Human intelligence is a controversial topic: perceptions about human intelligence have been used to justify genocide, to implement racist policies, and to promote a culture over and against other cultures. The IQ (Intelligence Quotient) test, created by Alfred Binet, plays a key role in the study of human intelligence, and has been used by some researchers as one of the ways to measure it. When it was first implemented, the IQ test was meant to serve as a concrete way to determine whether a child needed additional assistance in school. A few years later the test was adapted to serve as a device to measure the intellectual capability of adults (Bennett, Briggs, & Triola, 2014).
The IQ score is determined by dividing the individual’s mental age by his or her physical age. The scores are then adjusted so that the mean score is 100 and the standard deviation is 16. This adjustment causes 68% of test takers’ scores to fall within one standard deviation of the mean, 95% of test takers to score within two standard deviations of the mean, and 99.7% to score within three standard deviations of the mean. This adjustment to fit a certain model is reminiscent of the carbon dating adjustment that scientists make when attempting to date objects from certain parts of the world that fall within certain timeframes: the C-14 test provides a result that is in turn adjusted using tree rings. This C-14 method is now being contested and new ways of dating using C-14 are being proposed (Callaway, 2012).
Without adjustment, the IQ test data show a rise in scores with the passage of time. Dr. James Flynn examined the raw data and determined that there has been a rise of about six points in the mean score every 10 years (Bennett, Briggs, & Triola, 2014). This means that someone taking the test in 2013 would likely have scored six points higher on the 2003 test, and so forth. Dr. Flynn’s findings were revolutionary but have been heavily criticized recently (Kaufman, 2010). If the “Flynn effect” is real, the big question is: are humans becoming more intelligent, or are other factors playing into this rise in scores?
The answer may lie with technology: as humans interact with technology that allows them to abstract concepts and visualize information in novel ways, they are practicing some of the elements of the IQ test (Williams, in press). This increased practice for the past 70 years or so may have led to higher IQ scores. For instance, researchers have investigated the Flynn effect in “culture-free” portions of the IQ test, and have concluded that the effect is real especially for the abstract portion of the examination (Fox & Mitchum, 2013). According to their findings, children who were born in 1990 have an ability to visualize abstract concepts that is much higher than children born 50 years earlier. Considering that visually interactive technology became very popular after the 1940s—television became very common in the 1950s, followed by personal computers and videogames in the 1980s—there could be a correlation between technology and the rise in scores. Research has been recently conducted on the impact of iPods, iPhones and iPads (and related devices) on children’s education (Rosin, 2013). Knowing the impact of this interactive technology on raw IQ scores could allow researchers to better understand the potential benefits and drawbacks of its use in education, and may also provide researchers with additional evidence that could help explain how this apparent higher intellectual ability has come to be in the first place.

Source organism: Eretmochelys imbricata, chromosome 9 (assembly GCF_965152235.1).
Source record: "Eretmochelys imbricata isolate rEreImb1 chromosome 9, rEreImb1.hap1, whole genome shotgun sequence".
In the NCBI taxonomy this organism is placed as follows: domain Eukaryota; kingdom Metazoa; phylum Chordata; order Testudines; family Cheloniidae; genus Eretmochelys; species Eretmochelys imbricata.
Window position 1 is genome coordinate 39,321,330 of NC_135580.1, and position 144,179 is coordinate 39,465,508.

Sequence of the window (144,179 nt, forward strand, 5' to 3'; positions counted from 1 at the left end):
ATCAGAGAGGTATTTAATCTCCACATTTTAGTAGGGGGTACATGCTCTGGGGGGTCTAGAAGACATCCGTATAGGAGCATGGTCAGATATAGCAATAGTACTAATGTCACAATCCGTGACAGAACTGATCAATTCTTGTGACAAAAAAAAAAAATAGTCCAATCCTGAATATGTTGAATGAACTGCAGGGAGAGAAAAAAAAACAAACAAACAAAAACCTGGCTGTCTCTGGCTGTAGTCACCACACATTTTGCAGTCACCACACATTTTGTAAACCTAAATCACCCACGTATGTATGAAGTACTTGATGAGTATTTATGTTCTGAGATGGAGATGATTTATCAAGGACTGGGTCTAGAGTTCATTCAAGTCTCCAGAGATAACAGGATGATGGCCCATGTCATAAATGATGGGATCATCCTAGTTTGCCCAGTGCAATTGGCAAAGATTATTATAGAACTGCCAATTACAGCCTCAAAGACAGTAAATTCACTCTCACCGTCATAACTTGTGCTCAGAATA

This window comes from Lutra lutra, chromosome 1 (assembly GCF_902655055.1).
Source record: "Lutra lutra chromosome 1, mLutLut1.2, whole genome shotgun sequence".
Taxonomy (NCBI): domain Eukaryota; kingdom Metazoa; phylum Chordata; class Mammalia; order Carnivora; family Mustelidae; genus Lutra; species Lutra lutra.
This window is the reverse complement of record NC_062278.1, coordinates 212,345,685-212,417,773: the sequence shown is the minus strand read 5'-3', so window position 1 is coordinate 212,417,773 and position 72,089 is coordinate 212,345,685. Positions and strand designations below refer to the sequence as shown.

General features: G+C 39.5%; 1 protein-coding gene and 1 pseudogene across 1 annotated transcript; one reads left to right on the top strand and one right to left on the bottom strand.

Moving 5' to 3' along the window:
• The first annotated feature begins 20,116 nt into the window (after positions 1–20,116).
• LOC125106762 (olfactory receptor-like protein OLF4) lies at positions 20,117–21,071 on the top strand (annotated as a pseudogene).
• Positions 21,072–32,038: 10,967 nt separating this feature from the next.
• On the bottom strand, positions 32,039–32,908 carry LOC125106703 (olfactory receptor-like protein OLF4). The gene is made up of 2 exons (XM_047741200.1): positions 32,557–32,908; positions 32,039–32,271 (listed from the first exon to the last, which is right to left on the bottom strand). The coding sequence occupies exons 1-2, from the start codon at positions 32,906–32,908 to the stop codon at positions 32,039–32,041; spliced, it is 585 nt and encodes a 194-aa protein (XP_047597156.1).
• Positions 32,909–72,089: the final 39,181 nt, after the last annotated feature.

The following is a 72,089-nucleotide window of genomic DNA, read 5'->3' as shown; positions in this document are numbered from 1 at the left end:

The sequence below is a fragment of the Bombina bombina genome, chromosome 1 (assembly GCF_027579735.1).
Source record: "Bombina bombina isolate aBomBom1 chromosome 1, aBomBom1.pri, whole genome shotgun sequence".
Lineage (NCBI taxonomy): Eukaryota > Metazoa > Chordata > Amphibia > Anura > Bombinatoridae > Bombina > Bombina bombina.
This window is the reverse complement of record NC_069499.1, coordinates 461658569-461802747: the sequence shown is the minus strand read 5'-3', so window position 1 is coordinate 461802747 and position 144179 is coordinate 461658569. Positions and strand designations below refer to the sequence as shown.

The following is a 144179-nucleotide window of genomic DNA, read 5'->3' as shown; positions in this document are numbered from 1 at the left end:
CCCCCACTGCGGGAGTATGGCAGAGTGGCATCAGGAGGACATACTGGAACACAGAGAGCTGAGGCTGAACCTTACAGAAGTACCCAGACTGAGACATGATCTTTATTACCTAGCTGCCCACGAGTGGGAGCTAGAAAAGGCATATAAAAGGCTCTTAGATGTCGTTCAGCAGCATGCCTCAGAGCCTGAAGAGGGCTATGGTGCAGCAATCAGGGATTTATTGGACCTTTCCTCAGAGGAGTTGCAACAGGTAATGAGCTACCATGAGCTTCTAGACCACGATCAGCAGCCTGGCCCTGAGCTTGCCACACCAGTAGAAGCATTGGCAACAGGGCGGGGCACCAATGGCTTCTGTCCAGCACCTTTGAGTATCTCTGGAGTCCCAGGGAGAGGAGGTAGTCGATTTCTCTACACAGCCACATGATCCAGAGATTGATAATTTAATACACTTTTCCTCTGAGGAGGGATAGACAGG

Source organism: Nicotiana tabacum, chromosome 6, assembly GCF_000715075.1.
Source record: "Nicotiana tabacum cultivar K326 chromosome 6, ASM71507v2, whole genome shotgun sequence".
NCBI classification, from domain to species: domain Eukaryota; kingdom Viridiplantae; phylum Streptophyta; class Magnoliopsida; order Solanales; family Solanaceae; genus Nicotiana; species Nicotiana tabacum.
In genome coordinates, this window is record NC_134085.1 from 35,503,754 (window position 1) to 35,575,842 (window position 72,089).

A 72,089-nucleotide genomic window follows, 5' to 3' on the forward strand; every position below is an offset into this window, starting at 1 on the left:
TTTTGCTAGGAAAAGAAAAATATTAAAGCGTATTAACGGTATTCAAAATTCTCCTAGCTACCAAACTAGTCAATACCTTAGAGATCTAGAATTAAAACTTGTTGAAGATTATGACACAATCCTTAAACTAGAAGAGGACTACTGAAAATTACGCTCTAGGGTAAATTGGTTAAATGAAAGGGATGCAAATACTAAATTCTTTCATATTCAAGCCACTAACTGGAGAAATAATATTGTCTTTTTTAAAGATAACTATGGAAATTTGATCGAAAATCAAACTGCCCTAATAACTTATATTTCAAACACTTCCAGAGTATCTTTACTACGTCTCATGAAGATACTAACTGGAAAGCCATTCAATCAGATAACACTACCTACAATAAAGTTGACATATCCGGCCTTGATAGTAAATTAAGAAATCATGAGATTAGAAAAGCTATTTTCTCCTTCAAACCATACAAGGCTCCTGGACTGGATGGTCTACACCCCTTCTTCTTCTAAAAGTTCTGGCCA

Bennett, J. O., Briggs, W. L., & Triola, M. F. (2014). Statistical reasoning for everyday life. Boston, MA: Pearson/Addison Wesley.
Callaway, E. (2012, October 18). Core sample sends carbon clock farther back in time. Nature. Retrieved from http://www.nature.com/news/core-sample-sends-carbon-clock-farther-back-in-time-1.11622
Fox, M. C., & Mitchum, A. L. (2013). A knowledge-based theory of rising scores on “culture-free” tests. Journal Of Experimental Psychology: General, 142(3), 979-1000. doi:10.1037/a0030155
Kaufman, A. S. (2010). Looking through Flynn’s rose-colored scientific spectacles. Journal Of Psychoeducational Assessment, 28(5), 494-505. doi:10.1177/0734282910373573
Rosin, H. (2013). The touch-screen generation. Atlantic Monthly, 311(3), 56-65.
Williams, R. L. (in press). Overview of the Flynn effect. Intelligence. Retrieved from http://www.sciencedirect.com.proxy1.ncu.edu/science/article/pii/S0160289613000512